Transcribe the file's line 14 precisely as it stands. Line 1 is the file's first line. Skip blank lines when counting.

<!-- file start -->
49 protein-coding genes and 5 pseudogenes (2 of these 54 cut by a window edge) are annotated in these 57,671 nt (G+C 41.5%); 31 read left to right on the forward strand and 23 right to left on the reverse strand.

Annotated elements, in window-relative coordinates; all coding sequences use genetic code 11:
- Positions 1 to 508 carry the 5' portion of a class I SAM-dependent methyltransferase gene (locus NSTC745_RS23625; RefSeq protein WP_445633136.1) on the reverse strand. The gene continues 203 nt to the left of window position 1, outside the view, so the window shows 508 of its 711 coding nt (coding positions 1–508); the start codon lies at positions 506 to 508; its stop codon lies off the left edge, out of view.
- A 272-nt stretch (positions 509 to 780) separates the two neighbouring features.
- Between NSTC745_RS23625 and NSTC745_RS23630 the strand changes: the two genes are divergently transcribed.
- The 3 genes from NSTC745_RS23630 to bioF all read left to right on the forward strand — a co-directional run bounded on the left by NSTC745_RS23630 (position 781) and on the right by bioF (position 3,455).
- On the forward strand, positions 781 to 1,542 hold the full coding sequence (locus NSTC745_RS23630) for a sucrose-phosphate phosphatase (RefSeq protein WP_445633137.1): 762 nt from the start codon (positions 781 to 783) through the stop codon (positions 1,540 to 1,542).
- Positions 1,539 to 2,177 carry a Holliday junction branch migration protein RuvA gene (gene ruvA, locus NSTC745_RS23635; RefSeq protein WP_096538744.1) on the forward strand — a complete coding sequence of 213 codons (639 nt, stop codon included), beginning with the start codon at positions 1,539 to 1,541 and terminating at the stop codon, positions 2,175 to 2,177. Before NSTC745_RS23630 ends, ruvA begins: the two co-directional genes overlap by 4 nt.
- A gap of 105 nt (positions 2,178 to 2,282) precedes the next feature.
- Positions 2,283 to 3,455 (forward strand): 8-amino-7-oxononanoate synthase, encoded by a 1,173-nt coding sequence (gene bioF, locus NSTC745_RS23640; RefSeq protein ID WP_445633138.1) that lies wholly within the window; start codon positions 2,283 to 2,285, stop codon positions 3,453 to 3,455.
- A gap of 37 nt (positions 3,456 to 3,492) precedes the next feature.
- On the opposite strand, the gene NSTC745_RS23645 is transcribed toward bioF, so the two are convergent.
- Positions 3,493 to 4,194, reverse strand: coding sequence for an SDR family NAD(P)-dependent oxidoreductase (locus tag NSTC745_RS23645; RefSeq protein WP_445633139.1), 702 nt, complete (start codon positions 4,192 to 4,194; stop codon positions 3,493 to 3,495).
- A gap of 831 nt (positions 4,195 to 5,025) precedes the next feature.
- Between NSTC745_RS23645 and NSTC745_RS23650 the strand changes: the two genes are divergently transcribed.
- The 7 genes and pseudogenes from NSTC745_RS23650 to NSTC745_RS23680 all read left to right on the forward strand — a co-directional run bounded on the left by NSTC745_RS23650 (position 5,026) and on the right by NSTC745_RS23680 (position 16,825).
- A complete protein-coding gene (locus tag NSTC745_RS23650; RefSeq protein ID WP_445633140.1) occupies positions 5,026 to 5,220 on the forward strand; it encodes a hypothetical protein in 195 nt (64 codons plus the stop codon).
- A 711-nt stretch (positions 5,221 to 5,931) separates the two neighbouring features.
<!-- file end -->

- A gap of 831 nt (positions 4,195 to 5,025) precedes the next feature.